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Padilla, T., Higgins, D. (2016). Data Praxis in the Digital Humanities: Use, Production, Access. In Digital Humanities 2016: Conference Abstracts. Jagiellonian University & Pedagogical University, Kraków, pp. 644-646.
Data Praxis in the Digital Humanities: Use, Production, Access

Data Praxis in the Digital Humanities: Use, Production, Access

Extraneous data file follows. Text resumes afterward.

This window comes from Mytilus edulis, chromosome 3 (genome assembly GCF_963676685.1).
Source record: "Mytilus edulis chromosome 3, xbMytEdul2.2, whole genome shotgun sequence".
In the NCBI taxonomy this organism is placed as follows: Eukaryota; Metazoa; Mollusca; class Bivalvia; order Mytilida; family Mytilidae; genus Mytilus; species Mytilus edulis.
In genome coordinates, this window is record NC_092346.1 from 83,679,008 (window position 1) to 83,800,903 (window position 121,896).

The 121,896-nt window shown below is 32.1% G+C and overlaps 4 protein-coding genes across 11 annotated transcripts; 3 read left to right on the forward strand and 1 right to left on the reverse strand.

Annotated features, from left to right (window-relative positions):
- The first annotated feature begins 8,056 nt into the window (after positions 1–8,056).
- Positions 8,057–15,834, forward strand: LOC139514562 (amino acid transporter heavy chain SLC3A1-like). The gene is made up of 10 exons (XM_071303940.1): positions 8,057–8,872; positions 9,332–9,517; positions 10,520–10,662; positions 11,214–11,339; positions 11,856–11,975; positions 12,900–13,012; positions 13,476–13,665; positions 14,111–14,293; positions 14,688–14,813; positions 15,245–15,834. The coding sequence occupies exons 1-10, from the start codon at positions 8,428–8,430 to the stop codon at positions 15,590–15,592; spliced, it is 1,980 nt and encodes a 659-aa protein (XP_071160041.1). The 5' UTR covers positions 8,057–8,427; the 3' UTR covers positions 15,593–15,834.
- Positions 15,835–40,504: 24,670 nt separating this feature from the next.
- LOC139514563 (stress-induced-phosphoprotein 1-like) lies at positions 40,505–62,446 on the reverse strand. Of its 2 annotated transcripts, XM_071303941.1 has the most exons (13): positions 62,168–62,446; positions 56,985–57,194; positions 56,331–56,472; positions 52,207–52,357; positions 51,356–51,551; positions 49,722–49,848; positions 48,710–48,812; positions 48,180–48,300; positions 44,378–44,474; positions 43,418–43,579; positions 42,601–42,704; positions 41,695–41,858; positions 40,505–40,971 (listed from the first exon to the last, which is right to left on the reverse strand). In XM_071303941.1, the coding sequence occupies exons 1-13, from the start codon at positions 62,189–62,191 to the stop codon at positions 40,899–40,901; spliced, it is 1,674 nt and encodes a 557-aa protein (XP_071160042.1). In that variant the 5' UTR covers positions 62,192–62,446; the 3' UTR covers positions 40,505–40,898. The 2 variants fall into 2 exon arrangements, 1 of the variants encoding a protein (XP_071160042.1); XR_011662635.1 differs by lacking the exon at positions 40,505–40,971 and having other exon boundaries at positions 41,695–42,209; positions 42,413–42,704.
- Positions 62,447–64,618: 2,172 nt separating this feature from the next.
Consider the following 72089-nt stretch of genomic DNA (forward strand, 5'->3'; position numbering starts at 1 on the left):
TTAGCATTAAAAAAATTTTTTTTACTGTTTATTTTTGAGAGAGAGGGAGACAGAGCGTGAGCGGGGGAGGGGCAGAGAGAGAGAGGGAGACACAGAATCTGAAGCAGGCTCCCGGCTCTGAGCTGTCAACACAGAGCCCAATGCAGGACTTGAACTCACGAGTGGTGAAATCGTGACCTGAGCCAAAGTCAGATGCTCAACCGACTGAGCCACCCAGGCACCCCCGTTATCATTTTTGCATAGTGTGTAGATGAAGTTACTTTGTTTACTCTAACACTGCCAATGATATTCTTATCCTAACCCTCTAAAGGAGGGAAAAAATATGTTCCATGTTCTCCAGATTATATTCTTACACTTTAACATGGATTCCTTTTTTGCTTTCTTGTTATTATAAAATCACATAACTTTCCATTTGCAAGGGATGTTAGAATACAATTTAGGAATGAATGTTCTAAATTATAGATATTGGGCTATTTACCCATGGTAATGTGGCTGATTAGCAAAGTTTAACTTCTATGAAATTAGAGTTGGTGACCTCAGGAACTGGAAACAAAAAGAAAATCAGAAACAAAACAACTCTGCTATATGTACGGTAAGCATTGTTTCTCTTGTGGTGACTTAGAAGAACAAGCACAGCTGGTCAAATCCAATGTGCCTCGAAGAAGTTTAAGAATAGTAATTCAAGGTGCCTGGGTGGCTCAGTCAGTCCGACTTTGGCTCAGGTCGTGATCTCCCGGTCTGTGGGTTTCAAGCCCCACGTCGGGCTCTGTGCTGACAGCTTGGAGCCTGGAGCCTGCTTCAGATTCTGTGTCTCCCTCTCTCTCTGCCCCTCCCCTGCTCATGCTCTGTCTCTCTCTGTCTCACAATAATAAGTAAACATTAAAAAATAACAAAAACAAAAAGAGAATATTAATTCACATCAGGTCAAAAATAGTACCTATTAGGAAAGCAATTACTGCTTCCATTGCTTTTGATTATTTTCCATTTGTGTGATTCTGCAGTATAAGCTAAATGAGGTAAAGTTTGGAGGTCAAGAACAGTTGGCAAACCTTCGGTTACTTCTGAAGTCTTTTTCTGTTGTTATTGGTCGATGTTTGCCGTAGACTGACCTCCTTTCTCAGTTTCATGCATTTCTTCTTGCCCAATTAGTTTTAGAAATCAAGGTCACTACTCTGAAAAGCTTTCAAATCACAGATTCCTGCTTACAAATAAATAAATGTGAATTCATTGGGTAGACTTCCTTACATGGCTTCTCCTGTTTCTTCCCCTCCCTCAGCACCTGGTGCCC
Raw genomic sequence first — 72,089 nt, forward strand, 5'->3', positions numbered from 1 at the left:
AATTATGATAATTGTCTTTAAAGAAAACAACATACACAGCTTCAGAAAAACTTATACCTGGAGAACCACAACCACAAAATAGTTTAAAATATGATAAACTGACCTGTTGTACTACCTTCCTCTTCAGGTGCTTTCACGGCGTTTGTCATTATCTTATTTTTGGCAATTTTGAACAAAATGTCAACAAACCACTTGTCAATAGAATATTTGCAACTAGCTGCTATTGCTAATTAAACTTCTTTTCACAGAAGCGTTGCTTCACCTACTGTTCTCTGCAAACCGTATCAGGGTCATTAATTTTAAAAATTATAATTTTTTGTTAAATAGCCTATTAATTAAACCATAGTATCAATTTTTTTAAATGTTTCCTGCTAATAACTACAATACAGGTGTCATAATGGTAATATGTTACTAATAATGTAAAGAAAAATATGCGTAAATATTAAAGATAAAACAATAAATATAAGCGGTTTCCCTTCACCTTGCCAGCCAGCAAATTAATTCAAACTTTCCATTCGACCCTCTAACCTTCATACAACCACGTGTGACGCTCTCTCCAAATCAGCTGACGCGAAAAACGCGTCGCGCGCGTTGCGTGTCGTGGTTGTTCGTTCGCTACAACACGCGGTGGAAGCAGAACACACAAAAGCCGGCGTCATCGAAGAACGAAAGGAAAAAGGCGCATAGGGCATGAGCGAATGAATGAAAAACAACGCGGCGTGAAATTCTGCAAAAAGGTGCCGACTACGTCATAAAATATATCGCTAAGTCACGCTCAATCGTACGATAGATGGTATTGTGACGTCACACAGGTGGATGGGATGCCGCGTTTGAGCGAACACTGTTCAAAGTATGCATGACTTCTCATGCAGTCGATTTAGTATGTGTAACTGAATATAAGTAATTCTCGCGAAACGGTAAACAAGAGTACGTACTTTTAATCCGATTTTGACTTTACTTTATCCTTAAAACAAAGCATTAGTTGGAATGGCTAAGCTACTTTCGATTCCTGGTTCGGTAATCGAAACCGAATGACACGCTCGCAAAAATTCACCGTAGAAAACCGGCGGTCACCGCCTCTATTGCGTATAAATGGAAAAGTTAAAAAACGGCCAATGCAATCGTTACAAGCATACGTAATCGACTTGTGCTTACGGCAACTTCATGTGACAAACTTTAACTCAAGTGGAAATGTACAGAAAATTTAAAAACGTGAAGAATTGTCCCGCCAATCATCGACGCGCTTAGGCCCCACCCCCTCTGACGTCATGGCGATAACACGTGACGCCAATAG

While there have been numerous efforts at framing the history of the Digital Humanities, no study has concretely characterized the extent to which Digital Humanities research is data driven (Gold and Klein, 2012; Schreibman, Siemens, and Unsworth, 2004; Nyhan, Flinn and Welsh, 2015; Terras, Nyhanand Vanhoutte, 2013). Debates related to this topic periodically crop up along the Hack/Yack divide, as recurrent waves of scholars reflect on the varied histories, projects, and positions that comprise the Digital Humanities (Nowiskie, n.d.; Ramsay, n.d.; Cecire, n.d.; Alvarado, 2012). While these debates will likely continue, it is clear that current theoretical and historical contextualization stand to benefit from a more granular evaluation. The benefits of this evaluation hold potential to shed light on data driven research practices across disciplines and academic ranks, distribution of this output by institution type and geographical location, relative research data accessibility, as well as illumination of the scope of data resources utilized to further Digital Humanities research, which in turn holds the potential to inform library efforts to augment Digital Humanities support with more nuanced focus on acquisition, preparation, and provision of data that is more readily usable to Digital Humanists (Bryson et al., 2011; Sustaining the Digital Humanities, n.d.; Rockenbach, 2013). In order to realize these benefits the present study focuses on Digital Humanities praxis that is expressly data driven and computationally contingent. The study of this praxis is achieved through analysis of nearly 500 articles drawn from seven years of Oxford University Press' Digital Scholarship in the Humanities (formerly Literary and Linguistic computing), seven years of Digital Humanities Quarterly (the full run of the journal), as well as the full run of the Journal of Digital Humanities.